Florida will send snake hunters into remote federal swamplands to kill exotic Burmese pythons threatening native wildlife.
The Big Cypress National Preserve, a swamp that borders Florida’s Everglades, will soon be open to hunters contracted by the state under a plan approved by the U.S. Department of the Interior, Gov. Ron DeSantis (R) said Aug. 7.
Florida also is expanding its python hunting efforts to 130,000 acres of state parks and doubling its resources for python research and removals.
“We’re putting a lot of money into restoring the Everglades, we want to make sure that ecosystem is strong,” DeSantis said at an event in Fort Lauderdale, where he stood in front of several people holding a 12-foot-long, splotchy brown python.
Pythons are an invasive species with no natural predators in Florida. The snakes are believed to have eaten more than 90% of the mammals native to the Everglades, threatening biodiversity in wetlands where the state and federal governments are spending billions of dollars to restore a more natural flow of freshwater.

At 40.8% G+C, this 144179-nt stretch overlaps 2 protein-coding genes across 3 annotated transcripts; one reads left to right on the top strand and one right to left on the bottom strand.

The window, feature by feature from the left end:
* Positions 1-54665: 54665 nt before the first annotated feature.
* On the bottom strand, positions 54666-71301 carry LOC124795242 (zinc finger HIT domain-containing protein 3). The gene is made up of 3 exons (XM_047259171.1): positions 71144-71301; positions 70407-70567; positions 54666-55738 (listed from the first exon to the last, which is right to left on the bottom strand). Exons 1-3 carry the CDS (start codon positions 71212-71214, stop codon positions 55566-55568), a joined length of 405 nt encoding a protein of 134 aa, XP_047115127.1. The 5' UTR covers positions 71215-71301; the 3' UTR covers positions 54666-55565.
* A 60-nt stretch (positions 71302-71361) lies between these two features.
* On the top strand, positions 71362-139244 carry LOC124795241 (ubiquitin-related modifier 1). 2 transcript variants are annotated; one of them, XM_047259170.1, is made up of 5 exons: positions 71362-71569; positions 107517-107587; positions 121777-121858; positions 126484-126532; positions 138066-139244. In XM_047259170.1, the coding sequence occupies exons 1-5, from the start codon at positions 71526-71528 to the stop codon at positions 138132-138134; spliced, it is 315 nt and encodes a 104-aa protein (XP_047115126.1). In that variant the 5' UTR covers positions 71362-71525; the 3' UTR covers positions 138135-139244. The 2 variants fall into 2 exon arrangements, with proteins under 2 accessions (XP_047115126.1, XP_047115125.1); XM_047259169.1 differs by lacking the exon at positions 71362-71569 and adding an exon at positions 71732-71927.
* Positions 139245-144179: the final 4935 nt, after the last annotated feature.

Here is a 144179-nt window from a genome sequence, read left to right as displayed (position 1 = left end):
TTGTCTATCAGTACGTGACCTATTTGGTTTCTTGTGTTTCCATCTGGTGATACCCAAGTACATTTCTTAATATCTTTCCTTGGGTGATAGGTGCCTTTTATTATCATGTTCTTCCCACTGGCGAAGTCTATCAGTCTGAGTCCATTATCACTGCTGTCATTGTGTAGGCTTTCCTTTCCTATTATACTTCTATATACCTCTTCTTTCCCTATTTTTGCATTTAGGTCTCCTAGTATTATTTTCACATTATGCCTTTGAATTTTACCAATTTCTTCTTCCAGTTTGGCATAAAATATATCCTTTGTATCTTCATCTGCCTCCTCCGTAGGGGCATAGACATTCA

State agencies responsible for wildlife conservation and Everglades restoration have been paying hunters to remove the snakes from state-owned lands for the last few years.
More python hunters will be hired by the Florida Fish and Wildlife Conservation Commission and the South Florida Water Management District under the expansion that DeSantis announced, said Ron Bergeron, a member for the district’s governing board and a former wildlife commissioner.
Since 2017, the state’s hunters—who are paid minimum wage—have killed over 3,000 pythons, Bergeron said.
DeSantis also wants the state to make a public hunt for pythons an annual event, though the “Python Challenge” that has been held every three years since 2013 typically nets more attention for Florida’s invasive species problems than it does snakes.
The wildlife commission allows the public to kill pythons found on private lands without permits or hunting licenses.